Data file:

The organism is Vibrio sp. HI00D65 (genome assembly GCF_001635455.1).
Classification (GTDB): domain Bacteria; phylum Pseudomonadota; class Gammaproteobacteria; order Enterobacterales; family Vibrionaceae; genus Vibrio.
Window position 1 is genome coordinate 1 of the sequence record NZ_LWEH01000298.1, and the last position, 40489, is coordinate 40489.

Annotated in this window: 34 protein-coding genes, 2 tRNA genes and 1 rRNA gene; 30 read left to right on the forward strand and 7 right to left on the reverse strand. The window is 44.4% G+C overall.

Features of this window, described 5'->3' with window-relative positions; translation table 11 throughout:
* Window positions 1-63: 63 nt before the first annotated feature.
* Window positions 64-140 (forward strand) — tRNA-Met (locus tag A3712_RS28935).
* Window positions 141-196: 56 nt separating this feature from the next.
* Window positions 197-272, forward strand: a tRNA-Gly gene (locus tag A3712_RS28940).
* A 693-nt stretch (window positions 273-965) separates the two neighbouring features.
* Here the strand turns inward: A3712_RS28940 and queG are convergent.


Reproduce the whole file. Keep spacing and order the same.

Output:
The organism is Vibrio sp. HI00D65 (genome assembly GCF_001635455.1).
Classification (GTDB): domain Bacteria; phylum Pseudomonadota; class Gammaproteobacteria; order Enterobacterales; family Vibrionaceae; genus Vibrio.
Window position 1 is genome coordinate 1 of the sequence record NZ_LWEH01000298.1, and the last position, 40489, is coordinate 40489.

Annotated in this window: 34 protein-coding genes, 2 tRNA genes and 1 rRNA gene; 30 read left to right on the forward strand and 7 right to left on the reverse strand. The window is 44.4% G+C overall.

Features of this window, described 5'->3' with window-relative positions; translation table 11 throughout:
* Window positions 1-63: 63 nt before the first annotated feature.
* Window positions 64-140 (forward strand) — tRNA-Met (locus tag A3712_RS28935).
* Window positions 141-196: 56 nt separating this feature from the next.
* Window positions 197-272, forward strand: a tRNA-Gly gene (locus tag A3712_RS28940).
* A 693-nt stretch (window positions 273-965) separates the two neighbouring features.
* Here the strand turns inward: A3712_RS28940 and queG are convergent.